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Global Health Is a Cause We Can All Get Behind


None of us can afford to ignore the plights of other countries.


“What is IntraHealth anyway?”

A woman asked this as she approached our booth at a State Employees Combined Campaign event this year, where people who want to donate to good causes can connect to the organizations behind them. At first, I was glad she asked.

“IntraHealth International is a nonprofit based in Chapel Hill and our focus is on health workers,” I said. “We believe—”

“Health workers in America?”

“No,” I said, “our work is primarily international. We currently work in 31 countries in Africa, Asia, and Central Amer—”

“And what are you doing for Americans?” she demanded. “Me, I’m all about us. If you were worried about keeping the US healthy instead of sending money off to wherever, maybe we wouldn’t have so many problems.”

Global public health is everyone’s concern, or should be.

I was shocked. She walked off before I could tell her that global public health is actually everyone’s concern, or should be. None of us can afford to ignore the plights of other countries. The annual number of disease outbreaks around the globe has more than tripled since 1980 and increased air travel renders us all just one plane ride away from a worldwide outbreak.

Much has been written about global pandemics and the need to prepare and take steps toward prevention. However, recent policy shifts and proposed cuts to the US foreign aid budget point away from a solution. Instead of building on past successes to continue funding programming and policies that prevent the spread of diseases, the US plans to cut spending on things like family planning, which would in fact undermine the US government’s foreign policy commitments to maternal and child health.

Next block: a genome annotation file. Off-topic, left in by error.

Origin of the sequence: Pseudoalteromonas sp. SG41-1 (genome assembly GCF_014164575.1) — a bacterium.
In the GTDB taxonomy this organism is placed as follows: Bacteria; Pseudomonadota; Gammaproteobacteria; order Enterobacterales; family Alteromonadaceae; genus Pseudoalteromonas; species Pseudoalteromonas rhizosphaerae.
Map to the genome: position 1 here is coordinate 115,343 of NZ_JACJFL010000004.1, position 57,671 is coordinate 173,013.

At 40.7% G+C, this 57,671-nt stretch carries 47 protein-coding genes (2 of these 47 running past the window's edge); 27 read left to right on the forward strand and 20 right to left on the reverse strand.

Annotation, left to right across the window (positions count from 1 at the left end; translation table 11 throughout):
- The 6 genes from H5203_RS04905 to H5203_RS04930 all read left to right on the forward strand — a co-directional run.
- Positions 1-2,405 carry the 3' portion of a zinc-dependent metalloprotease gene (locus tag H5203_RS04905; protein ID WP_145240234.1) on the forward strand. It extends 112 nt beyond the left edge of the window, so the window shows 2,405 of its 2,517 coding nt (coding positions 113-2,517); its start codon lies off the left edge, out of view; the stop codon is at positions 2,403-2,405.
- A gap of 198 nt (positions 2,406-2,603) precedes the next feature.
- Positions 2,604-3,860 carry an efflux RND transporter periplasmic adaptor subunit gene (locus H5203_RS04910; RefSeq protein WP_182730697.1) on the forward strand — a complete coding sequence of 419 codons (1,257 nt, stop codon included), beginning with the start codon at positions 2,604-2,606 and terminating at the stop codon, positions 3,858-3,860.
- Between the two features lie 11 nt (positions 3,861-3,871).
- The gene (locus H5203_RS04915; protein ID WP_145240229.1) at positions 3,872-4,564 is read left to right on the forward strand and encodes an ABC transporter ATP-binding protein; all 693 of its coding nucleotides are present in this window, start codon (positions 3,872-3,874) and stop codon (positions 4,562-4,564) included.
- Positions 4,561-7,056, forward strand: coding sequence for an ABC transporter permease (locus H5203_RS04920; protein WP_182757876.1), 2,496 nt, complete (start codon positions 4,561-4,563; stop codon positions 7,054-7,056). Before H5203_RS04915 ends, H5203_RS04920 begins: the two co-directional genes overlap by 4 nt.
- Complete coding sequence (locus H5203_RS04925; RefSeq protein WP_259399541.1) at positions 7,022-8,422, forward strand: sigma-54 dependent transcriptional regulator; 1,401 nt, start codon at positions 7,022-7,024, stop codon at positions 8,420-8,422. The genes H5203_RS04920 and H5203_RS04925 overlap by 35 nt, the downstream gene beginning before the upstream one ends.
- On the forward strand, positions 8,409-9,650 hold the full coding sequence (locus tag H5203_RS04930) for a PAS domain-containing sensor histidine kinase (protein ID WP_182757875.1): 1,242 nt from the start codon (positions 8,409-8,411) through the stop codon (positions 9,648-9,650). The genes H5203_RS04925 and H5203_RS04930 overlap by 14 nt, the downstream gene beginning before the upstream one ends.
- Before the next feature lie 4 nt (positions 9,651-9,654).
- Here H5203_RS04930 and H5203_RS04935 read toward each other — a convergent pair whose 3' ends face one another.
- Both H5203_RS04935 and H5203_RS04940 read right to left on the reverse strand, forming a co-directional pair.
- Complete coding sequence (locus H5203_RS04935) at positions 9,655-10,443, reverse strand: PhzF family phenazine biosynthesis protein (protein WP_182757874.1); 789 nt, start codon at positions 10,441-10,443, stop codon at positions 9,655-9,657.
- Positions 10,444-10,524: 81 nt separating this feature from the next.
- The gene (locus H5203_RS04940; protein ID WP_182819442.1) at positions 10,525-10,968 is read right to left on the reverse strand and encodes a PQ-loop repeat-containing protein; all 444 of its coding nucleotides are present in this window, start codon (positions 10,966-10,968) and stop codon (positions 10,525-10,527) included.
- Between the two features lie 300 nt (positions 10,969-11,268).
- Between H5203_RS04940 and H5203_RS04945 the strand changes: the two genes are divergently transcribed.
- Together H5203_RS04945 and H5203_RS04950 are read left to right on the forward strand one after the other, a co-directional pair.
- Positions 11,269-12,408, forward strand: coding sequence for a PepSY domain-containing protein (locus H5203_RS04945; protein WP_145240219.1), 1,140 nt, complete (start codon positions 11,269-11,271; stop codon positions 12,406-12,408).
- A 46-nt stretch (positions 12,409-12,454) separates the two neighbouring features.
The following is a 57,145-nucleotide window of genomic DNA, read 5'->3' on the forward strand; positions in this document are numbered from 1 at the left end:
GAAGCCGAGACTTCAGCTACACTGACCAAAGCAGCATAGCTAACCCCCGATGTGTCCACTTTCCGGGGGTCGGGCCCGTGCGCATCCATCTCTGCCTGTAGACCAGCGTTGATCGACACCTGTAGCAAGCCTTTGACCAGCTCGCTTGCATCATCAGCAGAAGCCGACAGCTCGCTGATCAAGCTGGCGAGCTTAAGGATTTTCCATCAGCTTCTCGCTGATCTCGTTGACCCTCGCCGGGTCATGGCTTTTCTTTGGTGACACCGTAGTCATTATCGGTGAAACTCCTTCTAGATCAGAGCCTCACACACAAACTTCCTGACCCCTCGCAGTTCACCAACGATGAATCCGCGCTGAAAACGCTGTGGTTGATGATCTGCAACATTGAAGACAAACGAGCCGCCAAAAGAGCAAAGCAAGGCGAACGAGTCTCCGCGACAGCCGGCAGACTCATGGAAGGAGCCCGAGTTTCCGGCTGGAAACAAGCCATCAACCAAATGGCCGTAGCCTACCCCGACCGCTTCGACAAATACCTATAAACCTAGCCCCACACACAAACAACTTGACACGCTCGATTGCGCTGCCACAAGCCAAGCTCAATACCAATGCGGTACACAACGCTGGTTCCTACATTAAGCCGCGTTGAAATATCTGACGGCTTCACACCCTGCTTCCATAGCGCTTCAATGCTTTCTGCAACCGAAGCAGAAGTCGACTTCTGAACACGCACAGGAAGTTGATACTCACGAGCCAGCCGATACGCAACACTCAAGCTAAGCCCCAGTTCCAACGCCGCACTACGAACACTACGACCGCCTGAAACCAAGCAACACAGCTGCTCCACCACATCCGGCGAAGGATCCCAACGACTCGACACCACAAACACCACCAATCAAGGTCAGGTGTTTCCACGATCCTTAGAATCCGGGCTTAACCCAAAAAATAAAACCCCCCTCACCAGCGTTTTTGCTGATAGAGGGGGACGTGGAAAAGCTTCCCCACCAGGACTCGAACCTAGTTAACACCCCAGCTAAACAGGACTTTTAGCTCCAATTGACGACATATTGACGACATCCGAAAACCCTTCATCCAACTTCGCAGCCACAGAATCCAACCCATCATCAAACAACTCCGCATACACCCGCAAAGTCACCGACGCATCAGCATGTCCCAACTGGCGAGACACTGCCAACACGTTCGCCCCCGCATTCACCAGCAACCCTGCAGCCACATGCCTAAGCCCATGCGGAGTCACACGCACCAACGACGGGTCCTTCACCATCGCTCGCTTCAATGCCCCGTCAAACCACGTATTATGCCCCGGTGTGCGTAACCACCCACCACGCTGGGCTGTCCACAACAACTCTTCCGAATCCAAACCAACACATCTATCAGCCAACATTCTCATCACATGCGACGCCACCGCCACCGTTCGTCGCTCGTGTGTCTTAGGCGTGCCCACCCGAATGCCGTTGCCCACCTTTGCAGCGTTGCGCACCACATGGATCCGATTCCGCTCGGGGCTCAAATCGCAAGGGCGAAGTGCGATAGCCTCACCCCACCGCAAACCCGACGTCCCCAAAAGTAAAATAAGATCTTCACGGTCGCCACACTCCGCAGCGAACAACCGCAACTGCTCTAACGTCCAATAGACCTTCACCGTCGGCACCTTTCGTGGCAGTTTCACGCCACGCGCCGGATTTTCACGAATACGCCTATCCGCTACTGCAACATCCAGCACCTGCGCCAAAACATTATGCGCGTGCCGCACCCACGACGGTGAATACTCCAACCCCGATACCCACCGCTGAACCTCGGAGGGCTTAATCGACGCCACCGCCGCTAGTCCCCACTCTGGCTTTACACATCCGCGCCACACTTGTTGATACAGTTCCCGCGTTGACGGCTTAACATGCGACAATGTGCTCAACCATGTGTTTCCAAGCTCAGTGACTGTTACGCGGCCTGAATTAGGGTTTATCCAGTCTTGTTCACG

I’ve been working at IntraHealth International for a solid decade, so you may think that when I hear stories like Hildah’s—a Zambian mother who finally found the courage, time, and facility to test her HIV status—I might be less susceptible to the pull of empathy. Or that learning about the health worker hiring surge in Uganda—which ultimately allowed Veronica to deliver a healthy baby after a long and difficult labor with the help of a skilled birth attendant—wouldn’t move me to tears thinking of my own labor experience.

But these stories always hit me hard.

When I first started working at IntraHealth, it was hard to understand the concepts of “systems strengthening” and “capacity building”. But now every time I hear about an epidemic like Ebola, Zika, Nipah, or other emerging diseases, I put myself in the shoes of a mother battling one of these diseases or trying like hell to prevent her children from getting it.

What will she do? What resources are available to her? What can I do to help?

Today we can order the best-rated blender on the market without even touching a button, but we still can’t eradicate communicable diseases. It’s upsetting and scary. Even from where I sit in the US, I’m not immune to a global disease outbreak. No one is.

But all hope is not lost. International NGOs like IntraHealth are working to make lasting, sustainable changes in global health. Your contributions can help make this a reality.

Lady from the charity fair, if you’re reading this: The world is so divisive right now, we’ve got to find causes to get behind— together. And one of them must be global health. 

Give the gift of health care today.